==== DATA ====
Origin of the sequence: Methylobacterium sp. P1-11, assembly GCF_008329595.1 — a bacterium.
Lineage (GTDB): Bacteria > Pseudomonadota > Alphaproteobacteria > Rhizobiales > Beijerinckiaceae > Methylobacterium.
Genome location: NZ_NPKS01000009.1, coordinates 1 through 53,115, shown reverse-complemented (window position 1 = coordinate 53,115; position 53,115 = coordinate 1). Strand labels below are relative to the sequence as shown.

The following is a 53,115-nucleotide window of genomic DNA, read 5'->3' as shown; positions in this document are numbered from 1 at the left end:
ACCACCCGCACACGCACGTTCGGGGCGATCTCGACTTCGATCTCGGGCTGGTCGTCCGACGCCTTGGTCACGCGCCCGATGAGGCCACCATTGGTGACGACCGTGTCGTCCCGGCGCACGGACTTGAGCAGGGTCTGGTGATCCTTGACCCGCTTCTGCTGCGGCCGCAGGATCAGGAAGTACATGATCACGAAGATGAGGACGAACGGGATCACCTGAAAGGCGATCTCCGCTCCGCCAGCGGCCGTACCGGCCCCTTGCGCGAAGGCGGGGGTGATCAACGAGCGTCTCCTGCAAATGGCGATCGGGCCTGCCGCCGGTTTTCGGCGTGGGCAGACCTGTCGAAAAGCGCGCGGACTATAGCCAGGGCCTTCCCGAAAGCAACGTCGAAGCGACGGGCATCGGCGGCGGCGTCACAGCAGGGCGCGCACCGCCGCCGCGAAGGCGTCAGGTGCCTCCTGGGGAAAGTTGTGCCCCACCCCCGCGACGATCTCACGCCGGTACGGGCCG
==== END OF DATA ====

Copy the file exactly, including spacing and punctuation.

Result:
Origin of the sequence: Methylobacterium sp. P1-11, assembly GCF_008329595.1 — a bacterium.
Lineage (GTDB): Bacteria > Pseudomonadota > Alphaproteobacteria > Rhizobiales > Beijerinckiaceae > Methylobacterium.
Genome location: NZ_NPKS01000009.1, coordinates 1 through 53,115, shown reverse-complemented (window position 1 = coordinate 53,115; position 53,115 = coordinate 1). Strand labels below are relative to the sequence as shown.

The following is a 53,115-nucleotide window of genomic DNA, read 5'->3' as shown; positions in this document are numbered from 1 at the left end:
ACCACCCGCACACGCACGTTCGGGGCGATCTCGACTTCGATCTCGGGCTGGTCGTCCGACGCCTTGGTCACGCGCCCGATGAGGCCACCATTGGTGACGACCGTGTCGTCCCGGCGCACGGACTTGAGCAGGGTCTGGTGATCCTTGACCCGCTTCTGCTGCGGCCGCAGGATCAGGAAGTACATGATCACGAAGATGAGGACGAACGGGATCACCTGAAAGGCGATCTCCGCTCCGCCAGCGGCCGTACCGGCCCCTTGCGCGAAGGCGGGGGTGATCAACGAGCGTCTCCTGCAAATGGCGATCGGGCCTGCCGCCGGTTTTCGGCGTGGGCAGACCTGTCGAAAAGCGCGCGGACTATAGCCAGGGCCTTCCCGAAAGCAACGTCGAAGCGACGGGCATCGGCGGCGGCGTCACAGCAGGGCGCGCACCGCCGCCGCGAAGGCGTCAGGTGCCTCCTGGGGAAAGTTGTGCCCCACCCCCGCGACGATCTCACGCCGGTACGGGCCG